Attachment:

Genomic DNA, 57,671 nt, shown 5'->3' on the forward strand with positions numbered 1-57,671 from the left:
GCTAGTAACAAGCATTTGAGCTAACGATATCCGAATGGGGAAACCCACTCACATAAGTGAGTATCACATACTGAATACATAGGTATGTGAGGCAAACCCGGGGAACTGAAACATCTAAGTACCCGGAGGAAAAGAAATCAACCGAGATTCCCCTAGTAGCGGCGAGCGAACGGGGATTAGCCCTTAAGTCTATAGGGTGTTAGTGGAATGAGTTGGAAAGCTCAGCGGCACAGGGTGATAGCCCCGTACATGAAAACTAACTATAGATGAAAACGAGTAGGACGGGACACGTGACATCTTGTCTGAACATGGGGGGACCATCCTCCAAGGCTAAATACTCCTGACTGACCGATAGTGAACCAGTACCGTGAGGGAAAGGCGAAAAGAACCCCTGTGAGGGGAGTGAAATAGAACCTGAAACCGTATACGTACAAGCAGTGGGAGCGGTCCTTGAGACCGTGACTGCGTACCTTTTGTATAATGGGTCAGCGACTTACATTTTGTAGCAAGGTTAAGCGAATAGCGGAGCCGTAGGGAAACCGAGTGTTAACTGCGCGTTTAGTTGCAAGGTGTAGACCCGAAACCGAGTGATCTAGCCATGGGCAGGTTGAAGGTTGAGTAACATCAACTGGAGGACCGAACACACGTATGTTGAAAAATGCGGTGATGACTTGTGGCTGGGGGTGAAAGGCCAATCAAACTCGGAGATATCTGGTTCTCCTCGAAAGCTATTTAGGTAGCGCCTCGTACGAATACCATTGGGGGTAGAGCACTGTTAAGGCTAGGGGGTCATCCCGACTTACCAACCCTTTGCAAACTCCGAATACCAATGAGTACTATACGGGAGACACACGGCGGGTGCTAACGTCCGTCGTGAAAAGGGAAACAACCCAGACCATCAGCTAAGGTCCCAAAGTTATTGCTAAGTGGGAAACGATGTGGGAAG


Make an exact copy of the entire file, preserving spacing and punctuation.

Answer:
Genomic DNA, 57,671 nt, shown 5'->3' on the forward strand with positions numbered 1-57,671 from the left:
GCTAGTAACAAGCATTTGAGCTAACGATATCCGAATGGGGAAACCCACTCACATAAGTGAGTATCACATACTGAATACATAGGTATGTGAGGCAAACCCGGGGAACTGAAACATCTAAGTACCCGGAGGAAAAGAAATCAACCGAGATTCCCCTAGTAGCGGCGAGCGAACGGGGATTAGCCCTTAAGTCTATAGGGTGTTAGTGGAATGAGTTGGAAAGCTCAGCGGCACAGGGTGATAGCCCCGTACATGAAAACTAACTATAGATGAAAACGAGTAGGACGGGACACGTGACATCTTGTCTGAACATGGGGGGACCATCCTCCAAGGCTAAATACTCCTGACTGACCGATAGTGAACCAGTACCGTGAGGGAAAGGCGAAAAGAACCCCTGTGAGGGGAGTGAAATAGAACCTGAAACCGTATACGTACAAGCAGTGGGAGCGGTCCTTGAGACCGTGACTGCGTACCTTTTGTATAATGGGTCAGCGACTTACATTTTGTAGCAAGGTTAAGCGAATAGCGGAGCCGTAGGGAAACCGAGTGTTAACTGCGCGTTTAGTTGCAAGGTGTAGACCCGAAACCGAGTGATCTAGCCATGGGCAGGTTGAAGGTTGAGTAACATCAACTGGAGGACCGAACACACGTATGTTGAAAAATGCGGTGATGACTTGTGGCTGGGGGTGAAAGGCCAATCAAACTCGGAGATATCTGGTTCTCCTCGAAAGCTATTTAGGTAGCGCCTCGTACGAATACCATTGGGGGTAGAGCACTGTTAAGGCTAGGGGGTCATCCCGACTTACCAACCCTTTGCAAACTCCGAATACCAATGAGTACTATACGGGAGACACACGGCGGGTGCTAACGTCCGTCGTGAAAAGGGAAACAACCCAGACCATCAGCTAAGGTCCCAAAGTTATTGCTAAGTGGGAAACGATGTGGGAAG